Traverse the Globe Without Leaving Your House

Tune in to “Travels with Darley” weekday afternoons on NJTV to explore food, culture, history and quirky adventures around the world.

Travels with Darley
Darley Newman in Theodore Roosevelt National Park in North Dakota.
Courtesy of Travels with Darley

Searching for a way to fulfill your wanderlust?

“There are lots of ways to travel and dream about the world without leaving your home right now,” says television host and producer Darley Newman of PBS’s Travels with Darley. Follow the globetrotter as she experiences the food, culture and history of various destinations. Episode reruns air weekdays at 3:30 pm through June 3 on NJTV.

“From quirky adventures like surfing in Dubai to dipping into hot springs in Japan and visiting glaciers in Alaska, our world is so varied and fascinating,” says Newman.

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Due to the coronavirus, we may not be able to pack our bags and jet off on a new adventure right now—but Newman has a few at-home recommendations for eager travelers.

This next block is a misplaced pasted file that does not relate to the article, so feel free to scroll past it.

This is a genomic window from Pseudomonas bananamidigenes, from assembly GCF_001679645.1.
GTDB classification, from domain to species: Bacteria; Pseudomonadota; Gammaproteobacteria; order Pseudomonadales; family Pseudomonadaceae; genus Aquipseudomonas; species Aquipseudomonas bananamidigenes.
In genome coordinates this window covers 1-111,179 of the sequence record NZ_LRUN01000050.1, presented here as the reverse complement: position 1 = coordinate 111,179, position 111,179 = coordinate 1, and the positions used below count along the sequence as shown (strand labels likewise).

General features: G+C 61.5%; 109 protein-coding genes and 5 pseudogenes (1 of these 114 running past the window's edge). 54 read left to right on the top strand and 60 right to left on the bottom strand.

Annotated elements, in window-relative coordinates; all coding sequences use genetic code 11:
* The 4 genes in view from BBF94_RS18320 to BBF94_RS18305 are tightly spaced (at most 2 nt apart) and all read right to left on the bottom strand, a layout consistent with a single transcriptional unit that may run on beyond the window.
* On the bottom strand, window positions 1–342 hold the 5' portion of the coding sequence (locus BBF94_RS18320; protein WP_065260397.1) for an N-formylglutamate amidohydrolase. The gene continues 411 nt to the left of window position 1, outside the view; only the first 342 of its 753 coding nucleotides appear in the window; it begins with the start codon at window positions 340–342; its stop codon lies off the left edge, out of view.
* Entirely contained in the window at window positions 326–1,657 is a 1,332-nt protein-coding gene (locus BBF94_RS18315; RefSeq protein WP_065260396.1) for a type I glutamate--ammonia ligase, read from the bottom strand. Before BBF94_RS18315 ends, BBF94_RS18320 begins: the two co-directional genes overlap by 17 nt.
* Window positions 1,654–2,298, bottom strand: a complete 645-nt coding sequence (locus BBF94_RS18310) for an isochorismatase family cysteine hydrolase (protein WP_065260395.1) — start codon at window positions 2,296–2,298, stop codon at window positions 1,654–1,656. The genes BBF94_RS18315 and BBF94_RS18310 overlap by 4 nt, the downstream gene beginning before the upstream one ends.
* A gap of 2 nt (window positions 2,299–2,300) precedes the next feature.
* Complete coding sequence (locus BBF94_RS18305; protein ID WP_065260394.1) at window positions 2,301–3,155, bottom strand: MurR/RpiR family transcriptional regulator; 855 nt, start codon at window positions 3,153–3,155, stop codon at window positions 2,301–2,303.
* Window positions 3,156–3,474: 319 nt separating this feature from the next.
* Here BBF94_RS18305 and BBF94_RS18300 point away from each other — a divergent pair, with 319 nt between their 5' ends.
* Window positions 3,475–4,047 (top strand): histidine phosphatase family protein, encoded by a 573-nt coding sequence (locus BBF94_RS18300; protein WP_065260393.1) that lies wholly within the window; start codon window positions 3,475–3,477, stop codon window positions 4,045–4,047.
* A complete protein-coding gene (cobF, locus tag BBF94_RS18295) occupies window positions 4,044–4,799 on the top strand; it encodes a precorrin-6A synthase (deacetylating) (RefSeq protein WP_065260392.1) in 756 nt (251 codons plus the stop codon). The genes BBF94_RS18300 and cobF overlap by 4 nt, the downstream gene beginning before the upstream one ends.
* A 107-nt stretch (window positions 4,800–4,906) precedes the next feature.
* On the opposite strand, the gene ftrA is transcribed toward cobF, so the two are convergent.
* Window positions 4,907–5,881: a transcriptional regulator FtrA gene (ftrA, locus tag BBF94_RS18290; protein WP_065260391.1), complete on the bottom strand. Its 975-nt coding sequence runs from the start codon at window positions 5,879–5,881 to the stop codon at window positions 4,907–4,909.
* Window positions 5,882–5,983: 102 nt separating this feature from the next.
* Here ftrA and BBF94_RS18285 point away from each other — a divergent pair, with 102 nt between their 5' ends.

She’s keeping busing by looking through photos and videos of past trips and creating digital scrapbooks. Newman also proposes sharing some of these memories on social media “as a way to help others dream and learn.” Beyond reminiscing, explorers can also indulge in trip planning, she suggests: “Take the time to look at itineraries and places you might want to visit in the future and learn about them.”

Newman first became enamored with traveling during a European trip when she was a freshman in high school. Growing up in South Carolina, Newman loved horseback riding. This passion led to her first series, Equitrekking. The Emmy-winning PBS show let her journey around the globe on horseback. Since, she’s created other travel series, including Travels with Darley. Both are available on Amazon Prime.

In her new season of Travels with Darley, Newman traverses South Korea—one of her favorite excursions yet. She chowed down on Seoul street food, went horseback riding on the beach and spent some time on Jeju Island, known as the Hawaii of Asia.

“I met a community of women on the island, called the Haenyeo, who for centuries have gone free diving in the sometimes chilly ocean waters to harvest seafood,” says Newman. She had the opportunity to dive with them—wetsuit and all—in November. “Though I was super cold, it was such a cool adventure to get let into their community to experience their challenging but rewarding way of life.”

She adds: “It’s one of the privileges of traveling and telling stories for a living.”

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